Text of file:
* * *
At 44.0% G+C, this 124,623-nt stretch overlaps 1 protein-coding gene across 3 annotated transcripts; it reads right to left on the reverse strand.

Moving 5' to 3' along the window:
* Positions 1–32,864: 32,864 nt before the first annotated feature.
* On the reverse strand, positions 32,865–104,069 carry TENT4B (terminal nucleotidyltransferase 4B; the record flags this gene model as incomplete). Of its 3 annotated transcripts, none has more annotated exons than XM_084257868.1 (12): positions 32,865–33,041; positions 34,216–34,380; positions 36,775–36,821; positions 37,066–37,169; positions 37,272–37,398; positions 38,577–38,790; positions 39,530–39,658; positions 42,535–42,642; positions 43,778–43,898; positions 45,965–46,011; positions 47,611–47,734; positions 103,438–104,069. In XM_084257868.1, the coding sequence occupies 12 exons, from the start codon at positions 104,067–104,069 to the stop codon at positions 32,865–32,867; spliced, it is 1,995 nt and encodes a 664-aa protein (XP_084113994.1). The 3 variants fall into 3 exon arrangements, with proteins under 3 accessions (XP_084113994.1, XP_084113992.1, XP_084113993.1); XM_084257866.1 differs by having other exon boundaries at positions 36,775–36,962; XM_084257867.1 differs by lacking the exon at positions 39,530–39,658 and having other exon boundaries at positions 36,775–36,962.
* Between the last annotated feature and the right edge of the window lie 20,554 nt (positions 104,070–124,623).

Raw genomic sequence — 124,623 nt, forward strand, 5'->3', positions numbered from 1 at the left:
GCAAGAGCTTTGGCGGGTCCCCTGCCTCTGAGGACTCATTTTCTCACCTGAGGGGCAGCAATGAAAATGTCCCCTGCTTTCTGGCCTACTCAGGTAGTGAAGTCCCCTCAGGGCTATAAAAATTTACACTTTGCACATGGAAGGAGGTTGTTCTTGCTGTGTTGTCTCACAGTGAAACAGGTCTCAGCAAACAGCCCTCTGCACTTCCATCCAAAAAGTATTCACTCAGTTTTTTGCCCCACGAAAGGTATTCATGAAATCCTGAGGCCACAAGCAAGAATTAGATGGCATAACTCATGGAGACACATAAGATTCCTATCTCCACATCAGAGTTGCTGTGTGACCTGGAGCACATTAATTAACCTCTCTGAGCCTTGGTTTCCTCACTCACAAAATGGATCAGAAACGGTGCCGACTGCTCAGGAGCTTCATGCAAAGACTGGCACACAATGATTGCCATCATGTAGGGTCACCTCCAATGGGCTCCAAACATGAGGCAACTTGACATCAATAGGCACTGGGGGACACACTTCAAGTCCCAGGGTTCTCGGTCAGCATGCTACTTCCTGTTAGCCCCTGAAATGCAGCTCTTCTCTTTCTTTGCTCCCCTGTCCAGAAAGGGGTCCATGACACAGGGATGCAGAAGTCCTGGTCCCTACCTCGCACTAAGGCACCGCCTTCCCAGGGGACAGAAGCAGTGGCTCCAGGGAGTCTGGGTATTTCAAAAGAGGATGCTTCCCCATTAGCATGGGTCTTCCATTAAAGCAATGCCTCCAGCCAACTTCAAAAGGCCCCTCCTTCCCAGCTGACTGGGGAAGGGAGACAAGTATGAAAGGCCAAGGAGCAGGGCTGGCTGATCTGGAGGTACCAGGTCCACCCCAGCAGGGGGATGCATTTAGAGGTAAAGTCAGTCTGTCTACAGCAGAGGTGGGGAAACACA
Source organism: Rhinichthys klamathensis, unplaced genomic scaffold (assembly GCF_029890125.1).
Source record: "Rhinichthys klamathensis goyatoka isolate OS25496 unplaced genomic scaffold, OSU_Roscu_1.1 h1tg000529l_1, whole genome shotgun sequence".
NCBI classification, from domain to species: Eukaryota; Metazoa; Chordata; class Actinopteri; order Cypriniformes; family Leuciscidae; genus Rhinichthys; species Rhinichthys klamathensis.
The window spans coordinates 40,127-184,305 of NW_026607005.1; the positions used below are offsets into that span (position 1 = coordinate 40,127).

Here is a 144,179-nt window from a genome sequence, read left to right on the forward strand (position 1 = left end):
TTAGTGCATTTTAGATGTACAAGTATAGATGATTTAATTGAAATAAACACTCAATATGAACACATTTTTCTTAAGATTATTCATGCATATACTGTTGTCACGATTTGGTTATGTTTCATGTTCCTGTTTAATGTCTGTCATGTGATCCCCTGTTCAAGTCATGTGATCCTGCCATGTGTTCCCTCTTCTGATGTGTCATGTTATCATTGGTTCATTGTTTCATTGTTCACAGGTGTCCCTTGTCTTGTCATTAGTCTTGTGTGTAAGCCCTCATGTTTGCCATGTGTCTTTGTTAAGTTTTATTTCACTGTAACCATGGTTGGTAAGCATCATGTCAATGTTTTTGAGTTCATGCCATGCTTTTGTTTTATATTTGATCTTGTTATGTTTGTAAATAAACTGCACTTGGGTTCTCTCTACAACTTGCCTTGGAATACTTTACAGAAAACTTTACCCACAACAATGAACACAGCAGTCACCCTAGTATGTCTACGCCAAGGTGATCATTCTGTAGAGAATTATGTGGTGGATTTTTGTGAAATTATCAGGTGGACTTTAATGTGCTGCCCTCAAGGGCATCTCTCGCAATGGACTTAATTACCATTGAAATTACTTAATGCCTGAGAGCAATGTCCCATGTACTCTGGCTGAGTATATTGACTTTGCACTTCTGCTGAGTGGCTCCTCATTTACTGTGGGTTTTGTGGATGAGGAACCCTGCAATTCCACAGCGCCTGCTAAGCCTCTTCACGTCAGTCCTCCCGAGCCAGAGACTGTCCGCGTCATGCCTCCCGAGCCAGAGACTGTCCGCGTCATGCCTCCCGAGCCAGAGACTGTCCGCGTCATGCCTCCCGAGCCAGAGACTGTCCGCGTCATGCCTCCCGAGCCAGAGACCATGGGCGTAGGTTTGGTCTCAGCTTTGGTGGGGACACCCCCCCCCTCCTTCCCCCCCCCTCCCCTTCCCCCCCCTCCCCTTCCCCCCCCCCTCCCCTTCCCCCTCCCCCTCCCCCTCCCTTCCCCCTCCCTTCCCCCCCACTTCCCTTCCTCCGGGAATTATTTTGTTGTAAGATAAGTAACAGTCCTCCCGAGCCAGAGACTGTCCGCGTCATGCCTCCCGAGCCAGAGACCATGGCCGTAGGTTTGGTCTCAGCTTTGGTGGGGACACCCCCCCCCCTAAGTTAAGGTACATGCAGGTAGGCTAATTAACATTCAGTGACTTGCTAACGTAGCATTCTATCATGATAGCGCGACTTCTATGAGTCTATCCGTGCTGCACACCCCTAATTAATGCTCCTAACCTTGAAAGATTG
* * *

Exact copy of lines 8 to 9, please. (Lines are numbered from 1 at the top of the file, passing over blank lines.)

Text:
Source organism: Rhinichthys klamathensis, unplaced genomic scaffold (assembly GCF_029890125.1).
Source record: "Rhinichthys klamathensis goyatoka isolate OS25496 unplaced genomic scaffold, OSU_Roscu_1.1 h1tg000529l_1, whole genome shotgun sequence".